Secondly, it repeats my previous conclusion that a pixel-doubled iPad running at 2048×1536 is easily enough definition to count as a Retina display — even at a 16″ viewing distance, which is on the close side from my experimentation with an iPad and a tape measure. Similarly, that Asus tablet is a Retina display too.
It also shows that many current Mac displays are a lot closer to Retina display levels than you might have thought. The 27″ iMac at a distance of 28″, a 17″ MacBook Pro at 26″, an 11″ MacBook Air at 22″ — these screens all have pixels small enough to border on invisible.
Furthermore, the 480×320 iPhone screen is notably worse than everything else Apple makes today, at 53% of a Retina display. Even the second-worst 1024×768 iPad screen has finer detail at 61%. The worst Mac display is the 24″ iMac at a distance of 28″, at which distance its pixels are one-third too large to be individually indistinguishable.
Finally, this also shows why BluRay looks so good. On a largish TV at a shortish distance (50″ at 6′), a 1080p image is at 92% of Retina level, whereas a DVD is a downright poor 36%.
There are two very important points here.
The first is that in order to achieve, or even handily exceed, the threshold for a Retina display, Apple does not need to double resolutions on most of its displays. Far from it. It would suffice to boost a 27″ Thunderbolt Display from 2560×1440 to something around 2912×1638.
The second point is that people shouldn’t get their hopes up for how much better a Retina display Mac would be compared to the current offerings. The iPhone 4 was a huge step forward from the iPhone 3GS mostly because the 3GS’s screen was comparatively poor. Existing Macs have much better screens to start with, so any improvement will be much more modest.
Looking beyond one arcminute
From the above, you might think that there is hardly any reason to Apple to change anything, because the benefits of higher resolution screens are so modest. But clearly HiDPI mode exists, and specialist medical imaging screens are between 508 and 750 ppi. What’s the benefit to these high pixel densities?
The answer is that our definition of the limits of human vision — details that subtend an angle of one arcminute — is rather simplistic. There’s a lot more to think about when considering how real human vision interacts with computer display technology, including atypical viewing distances, different sorts of patterns, and so forth. Reading words, for example, is possible at smaller sizes than reading random letters, because your brain has more context to guess at the characters. Your brain is a sophisticated pattern matching tool and it will use information from the surroundings to try and interpret details your eyes can’t quite make out clearly.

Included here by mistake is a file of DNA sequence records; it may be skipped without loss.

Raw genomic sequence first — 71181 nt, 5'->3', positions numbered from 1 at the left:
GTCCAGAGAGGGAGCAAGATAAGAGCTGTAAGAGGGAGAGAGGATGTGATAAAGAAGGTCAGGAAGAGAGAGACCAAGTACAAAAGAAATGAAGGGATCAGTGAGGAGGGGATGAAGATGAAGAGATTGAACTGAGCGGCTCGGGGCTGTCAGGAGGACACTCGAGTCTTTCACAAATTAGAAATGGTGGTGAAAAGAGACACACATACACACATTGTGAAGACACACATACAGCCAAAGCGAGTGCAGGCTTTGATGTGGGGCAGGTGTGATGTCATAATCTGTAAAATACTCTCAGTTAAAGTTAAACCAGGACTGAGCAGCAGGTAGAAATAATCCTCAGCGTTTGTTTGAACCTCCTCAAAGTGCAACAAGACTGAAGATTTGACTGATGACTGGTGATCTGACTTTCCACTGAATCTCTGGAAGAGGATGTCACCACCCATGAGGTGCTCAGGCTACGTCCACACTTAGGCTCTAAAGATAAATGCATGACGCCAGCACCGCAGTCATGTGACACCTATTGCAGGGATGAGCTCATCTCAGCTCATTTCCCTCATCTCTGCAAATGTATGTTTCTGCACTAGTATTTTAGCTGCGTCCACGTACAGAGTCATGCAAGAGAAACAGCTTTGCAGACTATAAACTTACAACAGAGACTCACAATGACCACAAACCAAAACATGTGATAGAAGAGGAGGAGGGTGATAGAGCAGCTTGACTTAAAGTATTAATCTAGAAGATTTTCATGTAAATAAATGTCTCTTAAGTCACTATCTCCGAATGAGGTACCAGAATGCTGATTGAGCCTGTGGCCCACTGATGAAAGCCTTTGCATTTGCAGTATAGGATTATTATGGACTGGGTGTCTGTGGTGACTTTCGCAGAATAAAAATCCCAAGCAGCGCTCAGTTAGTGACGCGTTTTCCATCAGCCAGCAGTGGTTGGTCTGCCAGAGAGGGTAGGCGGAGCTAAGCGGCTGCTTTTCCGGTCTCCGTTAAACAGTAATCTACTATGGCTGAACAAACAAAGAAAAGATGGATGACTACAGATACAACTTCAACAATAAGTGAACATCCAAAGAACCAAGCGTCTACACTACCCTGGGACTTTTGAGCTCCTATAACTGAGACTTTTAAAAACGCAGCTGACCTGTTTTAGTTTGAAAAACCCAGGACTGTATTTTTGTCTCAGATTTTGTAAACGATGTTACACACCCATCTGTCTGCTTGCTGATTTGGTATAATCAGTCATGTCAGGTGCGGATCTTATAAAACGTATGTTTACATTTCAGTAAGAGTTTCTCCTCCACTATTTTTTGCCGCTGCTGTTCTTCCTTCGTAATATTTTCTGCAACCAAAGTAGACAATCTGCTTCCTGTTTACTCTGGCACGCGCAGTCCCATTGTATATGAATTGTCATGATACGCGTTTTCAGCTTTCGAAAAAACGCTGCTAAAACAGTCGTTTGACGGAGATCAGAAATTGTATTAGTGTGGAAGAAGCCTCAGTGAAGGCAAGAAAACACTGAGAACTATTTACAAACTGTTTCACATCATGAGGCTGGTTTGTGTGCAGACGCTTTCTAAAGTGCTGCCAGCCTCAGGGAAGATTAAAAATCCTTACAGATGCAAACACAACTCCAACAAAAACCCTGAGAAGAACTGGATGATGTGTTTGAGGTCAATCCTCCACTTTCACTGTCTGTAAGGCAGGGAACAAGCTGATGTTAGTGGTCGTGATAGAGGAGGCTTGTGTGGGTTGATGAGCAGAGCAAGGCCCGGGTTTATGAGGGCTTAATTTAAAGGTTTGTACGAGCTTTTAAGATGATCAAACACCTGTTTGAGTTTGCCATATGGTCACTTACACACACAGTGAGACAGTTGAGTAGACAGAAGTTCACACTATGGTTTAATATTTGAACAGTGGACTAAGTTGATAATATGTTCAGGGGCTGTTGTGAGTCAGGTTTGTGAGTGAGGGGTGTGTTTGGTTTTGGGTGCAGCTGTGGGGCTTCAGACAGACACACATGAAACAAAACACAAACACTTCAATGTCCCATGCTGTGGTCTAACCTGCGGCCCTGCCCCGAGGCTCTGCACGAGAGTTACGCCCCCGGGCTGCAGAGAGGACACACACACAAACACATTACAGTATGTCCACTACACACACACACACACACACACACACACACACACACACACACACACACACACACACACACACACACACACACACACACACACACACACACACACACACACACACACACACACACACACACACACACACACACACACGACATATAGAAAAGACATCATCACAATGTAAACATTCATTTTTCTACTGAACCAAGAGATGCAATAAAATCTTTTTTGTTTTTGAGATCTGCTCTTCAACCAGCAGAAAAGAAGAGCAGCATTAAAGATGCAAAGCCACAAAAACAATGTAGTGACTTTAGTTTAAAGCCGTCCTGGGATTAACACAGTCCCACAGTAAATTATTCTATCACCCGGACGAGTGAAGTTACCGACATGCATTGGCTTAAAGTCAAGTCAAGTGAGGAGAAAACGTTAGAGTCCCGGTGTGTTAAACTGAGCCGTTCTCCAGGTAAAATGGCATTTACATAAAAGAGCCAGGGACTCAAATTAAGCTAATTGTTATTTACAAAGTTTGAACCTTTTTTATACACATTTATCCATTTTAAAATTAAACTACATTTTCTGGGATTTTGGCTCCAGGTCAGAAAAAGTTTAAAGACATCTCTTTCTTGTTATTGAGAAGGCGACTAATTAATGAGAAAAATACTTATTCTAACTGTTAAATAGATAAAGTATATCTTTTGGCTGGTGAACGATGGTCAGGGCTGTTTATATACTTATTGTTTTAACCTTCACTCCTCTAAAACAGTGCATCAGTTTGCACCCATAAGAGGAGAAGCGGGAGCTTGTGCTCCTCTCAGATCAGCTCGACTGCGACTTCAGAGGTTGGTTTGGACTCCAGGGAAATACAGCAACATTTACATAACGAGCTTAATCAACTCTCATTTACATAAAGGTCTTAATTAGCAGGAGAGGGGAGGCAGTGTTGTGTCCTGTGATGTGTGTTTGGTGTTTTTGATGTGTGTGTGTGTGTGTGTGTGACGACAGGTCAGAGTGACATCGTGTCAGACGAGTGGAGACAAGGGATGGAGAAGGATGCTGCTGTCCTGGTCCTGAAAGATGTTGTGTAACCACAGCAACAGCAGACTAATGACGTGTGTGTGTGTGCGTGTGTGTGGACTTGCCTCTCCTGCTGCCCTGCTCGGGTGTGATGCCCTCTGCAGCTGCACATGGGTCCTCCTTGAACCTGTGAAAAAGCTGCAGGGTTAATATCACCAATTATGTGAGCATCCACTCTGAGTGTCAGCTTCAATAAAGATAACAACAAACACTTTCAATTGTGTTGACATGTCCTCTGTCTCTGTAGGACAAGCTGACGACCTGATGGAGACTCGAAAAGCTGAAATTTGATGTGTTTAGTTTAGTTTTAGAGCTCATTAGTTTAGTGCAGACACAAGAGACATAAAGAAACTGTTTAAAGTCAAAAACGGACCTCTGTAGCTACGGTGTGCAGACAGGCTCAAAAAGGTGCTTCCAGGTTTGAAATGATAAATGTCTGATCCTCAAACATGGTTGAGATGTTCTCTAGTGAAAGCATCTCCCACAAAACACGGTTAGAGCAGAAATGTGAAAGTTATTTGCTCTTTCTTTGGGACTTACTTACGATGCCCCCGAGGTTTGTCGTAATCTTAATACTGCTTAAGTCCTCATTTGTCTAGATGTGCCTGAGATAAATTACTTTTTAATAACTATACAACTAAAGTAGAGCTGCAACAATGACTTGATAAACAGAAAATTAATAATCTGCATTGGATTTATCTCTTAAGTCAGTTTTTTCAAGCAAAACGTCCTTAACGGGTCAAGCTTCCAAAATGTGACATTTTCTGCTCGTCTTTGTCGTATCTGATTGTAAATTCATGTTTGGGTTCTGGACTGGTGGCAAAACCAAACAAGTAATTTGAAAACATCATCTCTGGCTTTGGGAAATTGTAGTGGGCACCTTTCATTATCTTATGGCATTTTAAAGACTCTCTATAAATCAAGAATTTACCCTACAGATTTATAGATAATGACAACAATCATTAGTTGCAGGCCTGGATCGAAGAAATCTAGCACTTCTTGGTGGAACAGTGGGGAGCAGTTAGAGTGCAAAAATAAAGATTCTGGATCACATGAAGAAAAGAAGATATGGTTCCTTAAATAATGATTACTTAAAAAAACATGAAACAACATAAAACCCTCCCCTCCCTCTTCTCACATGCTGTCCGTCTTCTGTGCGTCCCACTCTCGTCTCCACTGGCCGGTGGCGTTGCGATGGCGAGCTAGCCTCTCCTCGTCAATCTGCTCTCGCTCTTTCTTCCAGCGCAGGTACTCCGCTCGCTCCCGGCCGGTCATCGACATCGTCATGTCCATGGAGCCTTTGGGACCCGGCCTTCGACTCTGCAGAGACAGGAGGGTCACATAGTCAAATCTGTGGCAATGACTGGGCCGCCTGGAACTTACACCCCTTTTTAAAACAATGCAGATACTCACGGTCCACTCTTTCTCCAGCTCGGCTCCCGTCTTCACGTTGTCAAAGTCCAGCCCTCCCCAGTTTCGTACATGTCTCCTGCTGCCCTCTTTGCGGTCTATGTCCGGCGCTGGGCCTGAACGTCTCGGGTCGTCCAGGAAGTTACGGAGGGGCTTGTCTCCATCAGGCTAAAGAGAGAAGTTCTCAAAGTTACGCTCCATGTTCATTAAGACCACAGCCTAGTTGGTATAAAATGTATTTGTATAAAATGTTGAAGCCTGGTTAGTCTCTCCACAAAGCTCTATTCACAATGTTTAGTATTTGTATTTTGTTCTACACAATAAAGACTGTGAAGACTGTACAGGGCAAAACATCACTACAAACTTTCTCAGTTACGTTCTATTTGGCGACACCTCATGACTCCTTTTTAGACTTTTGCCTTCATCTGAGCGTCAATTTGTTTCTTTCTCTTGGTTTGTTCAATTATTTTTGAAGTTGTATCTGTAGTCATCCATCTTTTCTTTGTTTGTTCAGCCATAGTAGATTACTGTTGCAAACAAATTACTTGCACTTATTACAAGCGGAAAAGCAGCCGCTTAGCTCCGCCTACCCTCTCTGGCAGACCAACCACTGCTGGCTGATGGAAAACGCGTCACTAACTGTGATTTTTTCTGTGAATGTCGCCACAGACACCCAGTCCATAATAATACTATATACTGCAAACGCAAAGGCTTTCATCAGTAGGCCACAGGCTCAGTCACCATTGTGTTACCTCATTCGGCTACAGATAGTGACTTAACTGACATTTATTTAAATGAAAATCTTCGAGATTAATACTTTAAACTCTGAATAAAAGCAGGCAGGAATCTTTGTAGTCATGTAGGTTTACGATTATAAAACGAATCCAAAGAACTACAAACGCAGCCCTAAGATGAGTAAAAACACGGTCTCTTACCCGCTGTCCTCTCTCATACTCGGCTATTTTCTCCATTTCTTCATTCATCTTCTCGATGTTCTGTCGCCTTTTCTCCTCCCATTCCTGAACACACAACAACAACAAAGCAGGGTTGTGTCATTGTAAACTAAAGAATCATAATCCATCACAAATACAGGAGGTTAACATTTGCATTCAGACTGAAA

Here’s a number of test patterns for you to try this out on your own display. If you want to try this on an iOS device, you need to get the appropriate file for your device — iPhone or iPad — and save it to the Camera Roll. This is because iOS will helpfully try and zoom and pan images but we want to ensure that one pixel in the test image takes up one pixel on your display. Once you have them in the Camera Roll, view them full screen through the Photos app with your device in the portrait position. If you compare your Mac, iPad, and iPhone, you should see quite a difference in how well each screen performs.
The pixel doubling argument
Rene Ritchie for iMore makes a solid argument for why an iPad retina display must be pixel-doubled — i.e. 2048×1536 — and not some intermediate resolution (just as was the case for the iPhone 4 before it). Anything else means every single existing app either has to re-scale art assets — resulting in a fuzzy display — or let them appear at a different size on-screen — resulting in usability problems as the tap targets are resized. This is because every single existing iPad app is hard-coded to run full screen in 1024×768.
The situation is fuzzier on desktop, however. Apple’s current displays already vary between 92 and 133 pixels-per-inch. Users are more tolerant of UI element resizing, within reason.
Consider the 109 ppi 2560×1440 27″ Thunderbolt display, and let’s suppose Apple wanted to Retina it up. It could up the resolution to 4192×2358 — which works out to 178 ppi — and achieve a display with finer details than the iPhone 4. This is one-third less pixels than the native pixel-doubled resolution (which would be 5120×2880). UI elements would look proportionally larger — but no more than they do on the 24″ iMac display today, so it wouldn’t look clumsy or odd.
Hopefully, I have convinced you of several things in this post.
- “Retina display” carries more meaning than pure marketing.
- The definition of what, and isn’t, a Retina display must consider viewing distance.
- The improvement you’d see from a Retina dispaly Mac is significant, but less than the improvement the iPhone 4 offered over the 3GS.
- A 2048×1536 iPad would be a Retina display and would look quite a bit better than the current model (but, again, be less of an improvement than the iPhone 4).
Still not convinced? Sound off in our comments!
I’d like to thank fellow TUAWers Brett Terpstra and Erica Sadun for helping me with the Retina Tester graphic.
Retina display Macs, iPads, and HiDPI: Doing the Math originally appeared on TUAW – The Unofficial Apple Weblog on Thu, 01 Mar 2012 22:00:00 EST. Please see our terms for use of feeds.